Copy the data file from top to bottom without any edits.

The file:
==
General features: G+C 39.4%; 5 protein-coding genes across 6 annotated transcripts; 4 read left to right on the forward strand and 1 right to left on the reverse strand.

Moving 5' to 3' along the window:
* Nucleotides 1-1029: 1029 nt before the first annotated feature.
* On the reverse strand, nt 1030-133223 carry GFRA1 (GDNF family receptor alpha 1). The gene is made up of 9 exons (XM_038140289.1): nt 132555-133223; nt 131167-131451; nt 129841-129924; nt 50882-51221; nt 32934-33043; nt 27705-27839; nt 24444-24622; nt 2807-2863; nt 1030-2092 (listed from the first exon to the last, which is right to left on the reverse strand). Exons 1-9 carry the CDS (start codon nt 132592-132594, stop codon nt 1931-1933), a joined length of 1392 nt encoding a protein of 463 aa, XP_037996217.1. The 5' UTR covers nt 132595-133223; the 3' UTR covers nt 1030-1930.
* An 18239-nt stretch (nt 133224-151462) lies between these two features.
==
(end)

General features: G+C 39.4%; 5 protein-coding genes across 6 annotated transcripts; 4 read left to right on the forward strand and 1 right to left on the reverse strand.

Moving 5' to 3' along the window:
* Nucleotides 1-1029: 1029 nt before the first annotated feature.
* On the reverse strand, nt 1030-133223 carry GFRA1 (GDNF family receptor alpha 1). The gene is made up of 9 exons (XM_038140289.1): nt 132555-133223; nt 131167-131451; nt 129841-129924; nt 50882-51221; nt 32934-33043; nt 27705-27839; nt 24444-24622; nt 2807-2863; nt 1030-2092 (listed from the first exon to the last, which is right to left on the reverse strand). Exons 1-9 carry the CDS (start codon nt 132592-132594, stop codon nt 1931-1933), a joined length of 1392 nt encoding a protein of 463 aa, XP_037996217.1. The 5' UTR covers nt 132595-133223; the 3' UTR covers nt 1030-1930.
* An 18239-nt stretch (nt 133224-151462) lies between these two features.